History of Place
The history of Christ’s presence here in the St. John’s boundaries includes the persons who have gone before us, and those who are to come. All continue to participate in this eternal work of grace.
The history of St. John the Evangelist parish begins over 200 years ago, when Rev. John Carroll, S.J. said the first Mass in his mother's home in Rock Creek, the area currently known as Forest Glen. All the larger homes belonging to Catholics of that day had rooms set aside for the offering of Mass, since penal laws made it illegal to erect Catholic churches. Father Carroll’s zealous ministry created the need for a place of worship and, in 1774, the Carroll Chapel (now called St. John’s Chapel) was built close to the family home.
Father Carroll ministered to the spiritual needs of the people in a wide area of Maryland and Virginia, sometimes covering over 50 to 60 miles on horseback, until he moved to Baltimore in late 1786. Three years later he was consecrated the first bishop in the United States, and in 1791 the entire Diocese of Baltimore was placed under his jurisdiction. It is important to note that the Diocese at this time covered the area that is presently half of Canada and three-quarters of the United States. The job was so vast that Bishop Carroll and the suffragan priests campaigned to have the Diocese of Baltimore divided. On April 8, 1808, Pope Pius VII named the four suffragan Sees as Baltimore, Boston, New York, Philadelphia and Bardstown. Three years later John Carroll was invested as the Archbishop of Baltimore.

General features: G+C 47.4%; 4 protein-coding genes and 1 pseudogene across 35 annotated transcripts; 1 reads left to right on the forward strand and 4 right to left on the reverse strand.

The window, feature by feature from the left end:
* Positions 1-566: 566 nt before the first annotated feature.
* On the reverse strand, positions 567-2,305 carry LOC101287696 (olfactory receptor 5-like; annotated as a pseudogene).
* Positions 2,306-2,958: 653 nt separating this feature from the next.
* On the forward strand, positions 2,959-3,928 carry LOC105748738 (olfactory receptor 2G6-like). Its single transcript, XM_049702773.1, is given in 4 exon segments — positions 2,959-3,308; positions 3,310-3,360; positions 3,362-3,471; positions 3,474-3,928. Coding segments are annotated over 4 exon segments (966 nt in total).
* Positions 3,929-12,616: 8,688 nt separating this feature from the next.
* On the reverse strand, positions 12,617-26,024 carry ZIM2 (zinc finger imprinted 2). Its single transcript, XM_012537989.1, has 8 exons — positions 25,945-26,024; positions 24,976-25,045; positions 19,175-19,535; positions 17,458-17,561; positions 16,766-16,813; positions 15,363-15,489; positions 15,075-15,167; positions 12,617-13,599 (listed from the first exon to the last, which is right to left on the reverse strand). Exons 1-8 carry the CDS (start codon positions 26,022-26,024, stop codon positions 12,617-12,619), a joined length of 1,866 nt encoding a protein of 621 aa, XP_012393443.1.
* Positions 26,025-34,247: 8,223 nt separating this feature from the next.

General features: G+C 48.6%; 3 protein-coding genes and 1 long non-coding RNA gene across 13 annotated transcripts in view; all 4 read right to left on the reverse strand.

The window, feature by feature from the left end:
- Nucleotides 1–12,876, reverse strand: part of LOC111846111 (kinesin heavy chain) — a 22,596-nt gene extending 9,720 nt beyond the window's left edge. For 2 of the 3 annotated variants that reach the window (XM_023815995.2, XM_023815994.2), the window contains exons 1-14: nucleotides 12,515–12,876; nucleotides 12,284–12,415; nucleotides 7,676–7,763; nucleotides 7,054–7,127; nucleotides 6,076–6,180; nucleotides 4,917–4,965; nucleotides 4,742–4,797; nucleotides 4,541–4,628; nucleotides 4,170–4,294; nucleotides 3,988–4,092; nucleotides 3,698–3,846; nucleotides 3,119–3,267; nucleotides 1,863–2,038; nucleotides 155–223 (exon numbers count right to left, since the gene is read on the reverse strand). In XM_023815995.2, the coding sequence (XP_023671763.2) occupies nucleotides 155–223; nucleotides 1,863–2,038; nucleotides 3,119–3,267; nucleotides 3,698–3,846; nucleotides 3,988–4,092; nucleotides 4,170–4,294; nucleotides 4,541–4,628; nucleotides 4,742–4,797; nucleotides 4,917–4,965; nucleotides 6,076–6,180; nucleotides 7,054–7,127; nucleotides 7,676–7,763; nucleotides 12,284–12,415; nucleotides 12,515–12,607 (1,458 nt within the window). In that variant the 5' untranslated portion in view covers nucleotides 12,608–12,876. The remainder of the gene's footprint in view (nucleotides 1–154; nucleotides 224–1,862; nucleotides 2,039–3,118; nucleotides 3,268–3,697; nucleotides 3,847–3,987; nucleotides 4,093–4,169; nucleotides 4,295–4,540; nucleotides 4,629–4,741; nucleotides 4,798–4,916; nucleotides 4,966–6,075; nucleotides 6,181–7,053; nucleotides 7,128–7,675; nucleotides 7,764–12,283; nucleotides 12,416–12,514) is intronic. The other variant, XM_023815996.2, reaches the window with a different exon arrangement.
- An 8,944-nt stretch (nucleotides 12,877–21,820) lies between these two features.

John Carroll accomplished much during his lifetime. He founded Georgetown University, assisted the Poor Clares in founding Georgetown Visitation Convent, and encouraged Elizabeth Seton to found the first distinctly American congregation of religious women, the Daughters of Charity.
After Fr. Carroll left St. John’s parish, Jesuit missionaries attended to it until 1813, when it was made a mission church of the newly formed St. Mary’s parish in Rockville. In 1850 a new chapel was built to replace the former deteriorated one and, at this time, the building officially became St. John’s Church.
At this time, Father Charles Rosensteel was pastor of St. Mary's in Rockville. As such, he was in charge of the mission church of St. John’s. Because of its connection to Archbishop Carroll, Fr. Rosensteel was intensely interested in the parish and, in 1893, he began construction of a new stone church near the chapel. Construction was completed a year later and Fr. Rosensteel was appointed as the pastor, becoming the second resident pastor of the parish.
During his 38 years of service as pastor, Fr. Rosensteel had a rectory built in 1899 and a replica of the Carroll Chapel in 1906. He also rebuilt St. Peter's Church in Olney, built the first Kensington Church of the Holy Redeemer, and began a mission at Brightwood, which became Nativity Church on Georgia Avenue in Washington, DC. As a country pastor, he cared for parishioners over a widely scattered area. He was the first priest in the Archdiocese to operate a motorcycle and the second to drive an automobile in the discharge of his ministry.